Please use this identifier to cite or link to this item: http://hdl.handle.net/10397/71031
Title: Modeling resistive switching materials and devices across scales
Authors: Ambrogio, S 
Magyari-Köpe, B
Onofrio, N 
Mahbubul, Islam M
Duncan, D
Nishi, Y
Strachan, A
Keywords: EChemDID
Electrochemical metallization cells
Reactive molecular dynamics
Resistive switching
Valence change memory
Issue Date: 2017
Publisher: Springer
Source: Journal of electroceramics, 2017, v. 39, no. 1-4, p. 39-60 How to cite?
Journal: Journal of electroceramics 
Abstract: Resistance switching devices based on electrochemical processes have attractive significant attention in the field of nanoelectronics due to the possibility of switching in nanosecond timescales, miniaturization to tens of nanometer and multi-bit storage. Their deceptively simple structures (metal-insulator-metal stack) hide a set of complex, coupled, processes that govern their operation, from electrochemical reactions at interfaces, diffusion and aggregation of ionic species, to electron and hole trapping and Joule heating. A combination of experiments and modeling efforts are contributing to a fundamental understanding of these devices, and progress towards a predictive understanding of their operation is opening the possibility for the rational optimization. In this paper we review recent progress in modeling resistive switching devices at multiple scalesMergeCell we briefly describe simulation tools appropriate at each scale and the key insight that has been derived from them. Starting with ab initio electronic structure simulations that provide an understanding of the mechanisms of operation of valence change devices pointing to the importance of the aggregation of oxygen vacancies in resistance switching and how dopants affect performance. At slightly larger scales we describe reactive molecular dynamics simulations of the operation of electrochemical metallization cells. Here the dynamical simulations provide an atomic picture of the mechanisms behind the electrochemical formation and stabilization of conductive metallic filaments that provide a low-resistance path for electronic conduction. Kinetic Monte Carlo simulations are one step higher in the multiscale ladder and enable larger scale simulations and longer times, enabling, for example, the study of variability in switching speed and resistance. Finally, we discuss physics-based simulations that accurately capture subtleties of device behavior and that can be incorporated in circuit simulations.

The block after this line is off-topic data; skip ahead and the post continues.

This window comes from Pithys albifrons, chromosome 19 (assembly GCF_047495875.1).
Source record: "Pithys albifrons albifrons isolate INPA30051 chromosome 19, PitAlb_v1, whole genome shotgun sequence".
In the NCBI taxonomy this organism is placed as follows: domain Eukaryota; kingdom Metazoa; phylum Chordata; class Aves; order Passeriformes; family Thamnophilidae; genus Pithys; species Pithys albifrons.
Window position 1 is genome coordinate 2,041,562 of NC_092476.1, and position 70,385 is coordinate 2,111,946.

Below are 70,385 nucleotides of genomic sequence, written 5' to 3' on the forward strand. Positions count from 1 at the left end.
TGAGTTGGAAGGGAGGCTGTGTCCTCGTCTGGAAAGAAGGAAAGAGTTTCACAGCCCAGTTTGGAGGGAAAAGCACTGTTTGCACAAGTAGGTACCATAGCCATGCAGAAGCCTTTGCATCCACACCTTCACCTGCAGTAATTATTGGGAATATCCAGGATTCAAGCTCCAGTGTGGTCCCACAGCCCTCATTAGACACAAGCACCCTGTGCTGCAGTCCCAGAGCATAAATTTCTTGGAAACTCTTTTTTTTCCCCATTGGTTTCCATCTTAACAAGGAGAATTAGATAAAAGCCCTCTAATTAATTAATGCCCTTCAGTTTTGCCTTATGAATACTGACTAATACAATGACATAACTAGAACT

URI: http://hdl.handle.net/10397/71031
ISSN: 1385-3449
DOI: 10.1007/s10832-017-0093-y
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